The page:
When Billy Aydlett became the 7th principal in 6 years at Leataata Floyd Elementary, a school with a long history of dysfunction in a low-income part of Sacramento USA, he quickly discovered that the young students were not going to be able to make progress on the academics until they had gotten help with their social and emotional issues.

However, although Aydlett had risen through teaching ranks to become principal, he was a socially awkward man who confessed to being “awful” at ordinary human encounters, so he attended social-emotional training. Since beginning the emotional-literacy work, Aydlett said he had become more aware of interpersonal dynamics, and even made going on a vacation with his wife a priority – something he had never bothered to do before. (“I didn’t see the point in that kind of connectedness,” he admitted. “But I’ve learned that it’s important.”)

Emotional Intelligence is the ability to recognise emotions in oneself and in others, to be able to harness and manage them. They are the individual skills that are used by each person to build his or her Social Capital within work or other networks.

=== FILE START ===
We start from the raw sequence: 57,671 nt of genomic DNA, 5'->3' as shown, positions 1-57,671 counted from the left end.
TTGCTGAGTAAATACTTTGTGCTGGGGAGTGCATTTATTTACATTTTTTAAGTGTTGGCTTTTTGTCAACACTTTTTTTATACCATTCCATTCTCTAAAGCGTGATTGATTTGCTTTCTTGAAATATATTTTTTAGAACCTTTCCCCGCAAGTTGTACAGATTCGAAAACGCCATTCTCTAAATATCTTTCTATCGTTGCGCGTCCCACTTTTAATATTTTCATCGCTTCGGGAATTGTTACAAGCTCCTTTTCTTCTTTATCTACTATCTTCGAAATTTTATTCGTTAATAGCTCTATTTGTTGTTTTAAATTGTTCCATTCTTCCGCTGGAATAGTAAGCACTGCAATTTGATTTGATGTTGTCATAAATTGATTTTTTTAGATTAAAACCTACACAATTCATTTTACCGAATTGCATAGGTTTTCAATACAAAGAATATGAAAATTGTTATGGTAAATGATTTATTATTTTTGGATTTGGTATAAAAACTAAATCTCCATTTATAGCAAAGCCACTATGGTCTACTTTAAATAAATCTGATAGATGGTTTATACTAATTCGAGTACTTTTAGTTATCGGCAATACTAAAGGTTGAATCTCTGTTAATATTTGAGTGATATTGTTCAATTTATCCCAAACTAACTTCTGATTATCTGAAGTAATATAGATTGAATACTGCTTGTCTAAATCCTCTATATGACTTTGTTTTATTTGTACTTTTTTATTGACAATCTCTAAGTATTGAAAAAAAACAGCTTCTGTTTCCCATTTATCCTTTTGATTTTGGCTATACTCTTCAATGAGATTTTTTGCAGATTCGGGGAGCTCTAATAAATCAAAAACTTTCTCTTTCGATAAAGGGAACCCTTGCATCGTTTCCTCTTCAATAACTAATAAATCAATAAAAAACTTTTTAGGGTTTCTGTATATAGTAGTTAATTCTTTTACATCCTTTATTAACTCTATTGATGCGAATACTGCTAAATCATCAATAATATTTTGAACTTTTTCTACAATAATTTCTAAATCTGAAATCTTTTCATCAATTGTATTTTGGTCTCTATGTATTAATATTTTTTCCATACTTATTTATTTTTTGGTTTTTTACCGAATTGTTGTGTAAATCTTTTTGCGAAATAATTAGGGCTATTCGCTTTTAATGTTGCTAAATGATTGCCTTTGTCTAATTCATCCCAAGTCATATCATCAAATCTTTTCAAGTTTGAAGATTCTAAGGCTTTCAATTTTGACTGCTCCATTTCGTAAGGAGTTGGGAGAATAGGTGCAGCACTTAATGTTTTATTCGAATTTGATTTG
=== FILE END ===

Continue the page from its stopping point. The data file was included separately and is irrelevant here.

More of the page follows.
The experience of Mr Aydlett shows that building social connections does not come naturally for many people, even successful ones!

Deliberate action needs to be undertaken to foster Social Capital across the staff in a business. Some may be able to make flourishing connections naturally, for example “She’s a ‘people-person'”, but many are not able to do it on their own.

HOW IS SOCIAL CAPITAL OBTAINED?
Social Capital is built by the types and frequency of social interactions. Staff need fresh, shared experiences and face-to-face interactions to keep Social Capital flourishing.